So finally, last Sunday I decided to go to the General Store on Division Street since they have a Customer Service Desk and they're an Ace Hardware. Maybe they can help. The General Store is a Spokane institution and has a bit of everything - shoes, clothes, camping gear, outdoor stuff, a bit of bike stuff, hunting/fishing gear. And disc golf stuff.

I get on my Vaya and bike the aprox 4 miles down there carrying the heaviest duty U-Lock I have. I turn it into a longer ride by going too far south then having to backtrack. I arrive there, look around, but don't find any bike racks. There's some shopping cart holders I could lock it to, or maybe lock it to a snowblower. I'm a little wary of locking the bike outside. A crazy thought crosses my mind that there's a good chance someone has a cordless grinder handy - it is part hardware store after all.

I decide to bring the bike inside while talking to customer service but inside a sign says the Service Desk is closed, you can return items at any register. Well, shoot. Since I'm inside the store anyway I look around and get all the way to the back corner of the hardware department with my bike before an employee tells me I can't bring a bike inside. What? I tell her I didn't see any bike racks outside and she tells me there's one on the side of the building or I can lock it to the cart rack. My bike isn't any wider than a shopping cart, but the aisles are pretty narrow in the General Store, so I don't argue the point. I say ok, and leave.

Here's one side of the store:
no bike rack here, and far from the entrance
The other side of the store was also missing a bike rack. The front of the store juts out from the rest of the building a bit:

no bike rack to the side here, also a ways from the doors
On the other side of the front entrance I found a cart holder:

It's rickety and out of the way and doesn't seem like a good secure spot to lock the bike to. No bike racks, and this place has the worst cart return holders in the world. I don't feel like locking it to the cart holder in the parking lot so I bike up north to the Ace Hardware I went to originally -  Rowan Ave between Ash and Maple.

Here's the bike rack situation there:
Well I think it might've been a bike rack at one time, but I'm not sure. It could be some type of shopping center artifact. This store is small and cramped so I don't go inside with the bike. OK let's see where's the next nearest Ace hardware? Oh yeah on Francis a few miles northeast at the Town and Country Shopping Center.

Amazingly, or maybe not, I didn't find a bike rack at Town and Country. I lost interest in getting the phone out to take pictures, so you'll have to take my word for it. I was sure the Safeway there would have one, since the Safeway at Shadle does, but I didn't see one. There was a cart full of fire wood that I could lock my bike to if I had to in front of the Ace.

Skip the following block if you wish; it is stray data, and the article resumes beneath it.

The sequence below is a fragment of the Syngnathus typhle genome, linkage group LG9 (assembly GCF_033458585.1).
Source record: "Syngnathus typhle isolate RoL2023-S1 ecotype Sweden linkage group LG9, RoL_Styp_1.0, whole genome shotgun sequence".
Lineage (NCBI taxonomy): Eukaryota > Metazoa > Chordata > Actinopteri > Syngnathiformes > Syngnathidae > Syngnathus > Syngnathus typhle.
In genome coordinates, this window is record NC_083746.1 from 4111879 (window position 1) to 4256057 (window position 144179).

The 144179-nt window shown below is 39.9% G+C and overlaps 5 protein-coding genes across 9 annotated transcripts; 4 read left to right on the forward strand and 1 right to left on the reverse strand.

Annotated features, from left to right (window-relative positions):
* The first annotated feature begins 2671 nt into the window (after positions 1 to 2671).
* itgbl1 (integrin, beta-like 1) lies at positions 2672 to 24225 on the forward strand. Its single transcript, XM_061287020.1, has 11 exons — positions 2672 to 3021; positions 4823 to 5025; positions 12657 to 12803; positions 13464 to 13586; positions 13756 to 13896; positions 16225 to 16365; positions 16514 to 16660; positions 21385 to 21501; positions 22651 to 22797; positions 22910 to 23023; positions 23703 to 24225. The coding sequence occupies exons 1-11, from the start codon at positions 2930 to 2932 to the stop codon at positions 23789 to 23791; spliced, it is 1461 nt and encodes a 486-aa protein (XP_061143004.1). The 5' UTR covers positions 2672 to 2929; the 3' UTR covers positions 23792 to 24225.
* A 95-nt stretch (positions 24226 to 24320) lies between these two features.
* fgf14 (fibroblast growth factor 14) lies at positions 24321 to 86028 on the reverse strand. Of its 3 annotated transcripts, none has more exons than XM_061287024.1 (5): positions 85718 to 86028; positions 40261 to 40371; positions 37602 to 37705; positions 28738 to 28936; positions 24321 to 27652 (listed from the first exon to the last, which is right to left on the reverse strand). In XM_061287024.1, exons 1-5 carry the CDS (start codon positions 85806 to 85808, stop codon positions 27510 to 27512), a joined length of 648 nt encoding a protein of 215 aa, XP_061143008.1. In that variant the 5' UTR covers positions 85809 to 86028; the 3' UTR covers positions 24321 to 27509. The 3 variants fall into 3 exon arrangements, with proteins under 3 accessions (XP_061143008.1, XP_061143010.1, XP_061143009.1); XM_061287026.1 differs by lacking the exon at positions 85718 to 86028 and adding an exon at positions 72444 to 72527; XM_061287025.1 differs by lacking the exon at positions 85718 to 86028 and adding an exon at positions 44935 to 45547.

I go inside with my bike, and as the woman starts to say something, I break in before she can tell me I can't bring the bike in, saying I just need to ask a question. Long story short: I get a new $50 gift card. I ask them if I can lock my bike to the cart out front while I shop, and they say oh you can just leave it up front here by the checkouts. Props all around to the employees here. My loot: grass clippers, files, copper craft wire.

A couple good things came out of this gift card bike quest:

I found some good spots to cross Division and Francis. Both streets are busy wide main city thoroughfares that also double as state highways and I'm not fond of crossing them by bike. I don't think there's any designated bike lanes that cross either street. The intersections at Buckeye/North Foothills, Montgomery, Indiana, and Mission work. I always know if I have to, I can use a signaled crosswalk when biking on one of the busy traffic-signaled intersections like Wellesley, Garland, or Francis. Only problem, those crosswalks don't feel very safe on foot with all the cross-turning traffic. I like to cross Francis by taking Alberta, but I wasn't near there on this trip. This time I crossed at little used Post Street across from the Town and Country, but the other intersections like Wall and Monroe work by taking the lane.

And I burned off some winter fat.